(c) adult-oriented programmes are appropriately scheduled;
(d) where a programme that is broadcast is in respect to a contender for a public office, that each contender is given equal opportunity on such a programme.
There is nothing objectionable about broadcasters being enjoined to observe these standards to ensure good, harmless, and balanced content, although political and media watchers in Uganda hold the view that these ‘standards’ are deliberately vague to ensure they can be interpreted and enforced narrowly to achieve certain political goals.
As Jjuuko (2015) has succinctly argued, the requirement that broadcast programmes should not be “likely to create public insecurity or violence” is political in the sense that the NRM government, for example, considers the activities of the political opposition a danger to security.
Despite this and other concerns, including a selective application of the regulations, they generally contain some elements that if properly followed could save the public from the kind of situation that unfolded on the NBS TV on Thursday night.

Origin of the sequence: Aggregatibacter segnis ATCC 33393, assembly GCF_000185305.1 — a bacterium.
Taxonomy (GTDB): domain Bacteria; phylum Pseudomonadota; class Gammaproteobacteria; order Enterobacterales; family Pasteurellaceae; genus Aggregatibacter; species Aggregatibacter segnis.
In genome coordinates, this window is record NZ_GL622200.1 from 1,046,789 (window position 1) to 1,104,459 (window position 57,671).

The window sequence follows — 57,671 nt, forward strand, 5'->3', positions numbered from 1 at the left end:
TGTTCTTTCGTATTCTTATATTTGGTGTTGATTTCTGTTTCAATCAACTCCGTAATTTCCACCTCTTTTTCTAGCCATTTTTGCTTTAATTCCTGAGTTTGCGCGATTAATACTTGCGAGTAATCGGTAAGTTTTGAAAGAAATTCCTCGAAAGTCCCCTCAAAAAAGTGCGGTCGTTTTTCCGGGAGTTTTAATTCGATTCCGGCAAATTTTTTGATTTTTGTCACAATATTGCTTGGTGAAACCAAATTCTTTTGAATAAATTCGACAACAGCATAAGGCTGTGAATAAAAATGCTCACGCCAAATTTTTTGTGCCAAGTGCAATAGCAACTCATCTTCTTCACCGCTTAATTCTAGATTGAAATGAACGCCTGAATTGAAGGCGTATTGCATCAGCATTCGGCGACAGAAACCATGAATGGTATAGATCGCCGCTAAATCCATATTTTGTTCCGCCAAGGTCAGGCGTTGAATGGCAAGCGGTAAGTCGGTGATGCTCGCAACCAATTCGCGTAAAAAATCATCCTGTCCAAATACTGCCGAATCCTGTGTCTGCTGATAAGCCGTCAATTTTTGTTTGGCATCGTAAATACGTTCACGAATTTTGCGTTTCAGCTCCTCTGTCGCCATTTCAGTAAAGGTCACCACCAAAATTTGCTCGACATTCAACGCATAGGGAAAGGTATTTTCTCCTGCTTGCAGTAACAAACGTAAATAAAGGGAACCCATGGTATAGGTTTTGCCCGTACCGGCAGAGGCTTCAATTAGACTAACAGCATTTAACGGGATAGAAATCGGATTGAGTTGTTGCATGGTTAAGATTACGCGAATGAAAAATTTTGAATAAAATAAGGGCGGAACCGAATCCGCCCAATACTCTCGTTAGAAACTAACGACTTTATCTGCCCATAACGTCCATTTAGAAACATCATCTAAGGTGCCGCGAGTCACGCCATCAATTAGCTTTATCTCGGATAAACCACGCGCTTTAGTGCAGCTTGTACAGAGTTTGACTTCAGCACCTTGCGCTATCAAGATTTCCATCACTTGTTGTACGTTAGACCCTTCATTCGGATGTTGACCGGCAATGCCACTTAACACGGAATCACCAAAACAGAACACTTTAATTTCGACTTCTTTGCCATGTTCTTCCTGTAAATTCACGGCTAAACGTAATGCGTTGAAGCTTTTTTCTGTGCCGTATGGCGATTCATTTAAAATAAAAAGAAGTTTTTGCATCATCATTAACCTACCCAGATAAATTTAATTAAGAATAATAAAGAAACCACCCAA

As various oversight bodies such as ARTICLE 19 have pointed out, unregulated broadcasting can itself be a danger to freedom of expression and freedom of the media. What we need therefore is independent, fair and progressive regulation for broadcasting.
Right decision or rather late?
As soon as Mr Opondo rose from his seat and charged at Mr Lukwago, the show switched to commercials and thus shielded the viewers from the possibility of violent scenes on live TV. The show airs at 10 p.m. when families may still be gathered before, during or after dinner. The decision to remove the show from public view at that moment was the right one.
However, viewers of the show at that moment could see that the discussion had already degenerated into a shouting match between the two men, with the moderator struggling to cool tempers.
The show should probably have taken a break a little earlier. Moderators, and producers, should perhaps be more prudent in reading situations that are likely to spill over into embarrassing fights and stop them.
NBS Television reaction